Recommendations to the Business Roundtable CEOs

The business environment has been changing and transforming with the social one over the past decades, and it is important for companies to adjust to new circumstances to achieve success and stay competitive. These developments caused people to once again discuss the goals of commercial enterprises and their role in society. According to Bamber and Borchers (2020), the aims of business have always been about making services, goods, and livelihood, as well as a higher purpose for every individual wishing to address their calling. Thus, today, it is important for CEOs to take into consideration these factors and, based on them, implement HR practices which are both strategically and theologically relevant.

As it was stated earlier, the modern world forces organizations to constantly innovate, change their processes, and be forward-looking in order to be useful for clients. Therefore, corporate training and human resource development must become a priority for modern businesses, yet they have to be conducted in an efficient manner. Managers should develop a proper instructional design and ensure that employees have an opportunity to apply their skills when they return to their jobs (Valentine et al., 2020). Moreover, trainees must be exposed to educational materials only applicable to their line of work; otherwise, training will not be effective. Additionally, companies have to conduct after-training procedures, which will be targeted at providing employees with the support of supervisors and peers. Businesses can also adopt the Participatory Communication approach, which seeks to strengthen the connection between the workers and top management and improve organizational performance as a result (Mutyala, 2019). This method allows firms to engage in dialogue and grants workers a right to be involved in decision-making. Such interactions will facilitate the work of HR managers and will assist them in determining existing human resource management issues and developing reliable strategies to resolve them.

The idea here is that every employee possesses an invaluable insight which can contribute to attaining larger strategic goals of the company. As taught by Luther, work is a divine vocation, and people spend a lot of time perfecting their skills and acquiring knowledge to become better at it (Hardy, 1990). Thus, the task of every employer is to help employees realize their potential and increase their competence to serve others through their work, as ordered by God. That is why companies have to invest not only in the training of the workers but also in talent management programs. Integrated talent management (ITM) is one of the most effective approaches to ensuring the successful building of human capital and the one which integrates numerous processes, including training, performance management, and succession planning (Valentine et al., 2020). ITM is a powerful tool for optimizing HR practices and providing value to all stakeholders.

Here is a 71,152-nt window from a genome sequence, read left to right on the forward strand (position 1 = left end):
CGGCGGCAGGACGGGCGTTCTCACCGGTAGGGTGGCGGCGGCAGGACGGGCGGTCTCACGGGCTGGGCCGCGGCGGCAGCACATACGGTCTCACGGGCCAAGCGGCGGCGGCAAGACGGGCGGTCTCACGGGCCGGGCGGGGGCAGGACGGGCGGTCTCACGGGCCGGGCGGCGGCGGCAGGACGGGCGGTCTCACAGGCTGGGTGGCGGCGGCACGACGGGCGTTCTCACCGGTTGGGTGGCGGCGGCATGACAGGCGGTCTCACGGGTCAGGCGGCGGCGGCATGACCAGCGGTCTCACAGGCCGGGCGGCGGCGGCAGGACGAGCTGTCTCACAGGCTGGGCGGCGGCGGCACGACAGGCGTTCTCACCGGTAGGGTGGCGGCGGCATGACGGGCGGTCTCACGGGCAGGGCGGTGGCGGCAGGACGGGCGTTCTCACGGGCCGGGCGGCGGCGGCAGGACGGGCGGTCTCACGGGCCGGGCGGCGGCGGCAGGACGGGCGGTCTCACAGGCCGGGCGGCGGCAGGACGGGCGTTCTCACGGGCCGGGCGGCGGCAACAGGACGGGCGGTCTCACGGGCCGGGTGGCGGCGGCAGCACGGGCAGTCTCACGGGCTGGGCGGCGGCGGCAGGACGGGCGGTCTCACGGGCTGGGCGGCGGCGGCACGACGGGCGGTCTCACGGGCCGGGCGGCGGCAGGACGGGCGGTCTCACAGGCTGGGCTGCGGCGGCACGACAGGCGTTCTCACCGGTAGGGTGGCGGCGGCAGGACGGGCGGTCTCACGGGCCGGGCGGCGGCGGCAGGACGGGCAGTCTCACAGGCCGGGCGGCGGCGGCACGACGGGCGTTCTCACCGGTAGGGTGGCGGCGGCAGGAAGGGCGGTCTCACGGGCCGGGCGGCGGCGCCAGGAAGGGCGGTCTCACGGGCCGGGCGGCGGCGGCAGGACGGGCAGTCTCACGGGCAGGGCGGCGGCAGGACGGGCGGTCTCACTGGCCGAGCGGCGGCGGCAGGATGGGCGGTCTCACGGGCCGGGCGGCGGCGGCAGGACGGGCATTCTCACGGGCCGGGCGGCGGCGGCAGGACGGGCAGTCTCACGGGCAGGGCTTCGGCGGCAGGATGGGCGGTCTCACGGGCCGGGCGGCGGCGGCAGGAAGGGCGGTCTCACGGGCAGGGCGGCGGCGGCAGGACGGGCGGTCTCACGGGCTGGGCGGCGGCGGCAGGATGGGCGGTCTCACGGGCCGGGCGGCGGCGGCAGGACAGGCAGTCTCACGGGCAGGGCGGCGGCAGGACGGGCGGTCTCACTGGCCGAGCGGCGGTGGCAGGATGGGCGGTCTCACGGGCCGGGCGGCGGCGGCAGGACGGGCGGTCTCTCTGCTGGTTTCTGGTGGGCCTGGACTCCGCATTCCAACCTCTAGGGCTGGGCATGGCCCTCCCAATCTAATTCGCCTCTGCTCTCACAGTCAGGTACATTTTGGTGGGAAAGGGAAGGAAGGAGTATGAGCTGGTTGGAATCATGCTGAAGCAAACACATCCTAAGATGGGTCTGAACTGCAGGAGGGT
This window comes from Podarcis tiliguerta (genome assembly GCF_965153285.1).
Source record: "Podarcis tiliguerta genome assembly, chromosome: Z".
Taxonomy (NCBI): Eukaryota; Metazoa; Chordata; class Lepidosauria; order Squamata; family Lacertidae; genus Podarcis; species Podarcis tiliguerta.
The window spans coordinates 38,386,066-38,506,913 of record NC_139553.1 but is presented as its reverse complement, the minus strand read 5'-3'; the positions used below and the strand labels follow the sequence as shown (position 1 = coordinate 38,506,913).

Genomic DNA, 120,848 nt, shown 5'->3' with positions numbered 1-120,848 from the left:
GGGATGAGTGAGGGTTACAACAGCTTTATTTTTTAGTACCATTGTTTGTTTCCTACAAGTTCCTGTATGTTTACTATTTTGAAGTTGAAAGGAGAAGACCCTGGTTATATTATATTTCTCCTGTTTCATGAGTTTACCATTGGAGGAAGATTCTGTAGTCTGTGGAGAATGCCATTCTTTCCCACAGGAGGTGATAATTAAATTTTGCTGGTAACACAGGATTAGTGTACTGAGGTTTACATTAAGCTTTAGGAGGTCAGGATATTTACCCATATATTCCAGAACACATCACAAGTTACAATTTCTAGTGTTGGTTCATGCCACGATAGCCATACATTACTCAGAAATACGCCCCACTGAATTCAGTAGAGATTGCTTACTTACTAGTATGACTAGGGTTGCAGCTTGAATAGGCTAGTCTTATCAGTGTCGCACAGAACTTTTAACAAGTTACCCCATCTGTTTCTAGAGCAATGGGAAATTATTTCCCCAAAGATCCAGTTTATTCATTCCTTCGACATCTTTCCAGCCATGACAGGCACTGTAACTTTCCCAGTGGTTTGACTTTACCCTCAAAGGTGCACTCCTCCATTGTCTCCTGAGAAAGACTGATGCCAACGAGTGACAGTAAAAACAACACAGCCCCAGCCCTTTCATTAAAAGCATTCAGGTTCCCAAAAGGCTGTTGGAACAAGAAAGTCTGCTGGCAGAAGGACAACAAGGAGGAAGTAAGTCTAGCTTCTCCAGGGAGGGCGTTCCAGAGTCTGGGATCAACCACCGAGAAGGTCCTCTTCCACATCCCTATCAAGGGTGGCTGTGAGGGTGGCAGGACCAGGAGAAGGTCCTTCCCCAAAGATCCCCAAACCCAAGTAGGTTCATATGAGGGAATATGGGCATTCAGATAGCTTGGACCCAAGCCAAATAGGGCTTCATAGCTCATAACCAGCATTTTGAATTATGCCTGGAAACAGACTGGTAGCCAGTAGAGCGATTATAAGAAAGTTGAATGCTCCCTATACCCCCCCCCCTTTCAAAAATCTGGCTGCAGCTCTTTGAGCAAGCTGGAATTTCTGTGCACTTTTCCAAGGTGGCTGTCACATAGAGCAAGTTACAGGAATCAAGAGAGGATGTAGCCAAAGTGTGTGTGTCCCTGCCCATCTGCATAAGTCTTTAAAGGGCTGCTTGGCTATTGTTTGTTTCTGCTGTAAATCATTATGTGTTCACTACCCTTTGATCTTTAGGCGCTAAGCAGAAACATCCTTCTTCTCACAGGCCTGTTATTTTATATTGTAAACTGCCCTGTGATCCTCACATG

Nevertheless, the fast pace of current business and social developments will make some workers redundant, and the obligation of every employer is to announce their departure in a humanistic way. All people are created in the image of God, and it is everyone’s moral task to treat others with dignity and respect (Keller, 2012). Therefore, employers have to be able to answer all questions of the departing professional and motivate their decision.

CEOs of companies which are oriented towards the future must recognize the purpose of their business, go beyond mere profits and make their HR practices correspond to the needs of their employees. God created all people equal and worthy of dignity, and their jobs constitute their divine vocations. Employers have to invest in training and talent development to ensure that workers improve their skills and thus deliver better services to other people and especially customers.


Bamber, J., & Borchers, A. (2020). Revisiting the purpose of business. The Journal of Biblical Integration in Business, 23(1), 47–57.

Hardy, L. (1990). The fabric of this world: Inquiries into calling, career choice, and the design of human work. Wm. B. Eerdmans Publishing.

Keller, T. (2012). Every Good Endeavor. [VitalSource Bookshelf]. Web.

Mutyala, P. (2019). Revisiting the purpose of business. The Journal of Strategic Human Resource Management, 8(2), 37–40.

Valentine S. R., Meglich P., & Mathis R. L. (2019). Human Resource Management. VitalSource Bookshelf. Web.

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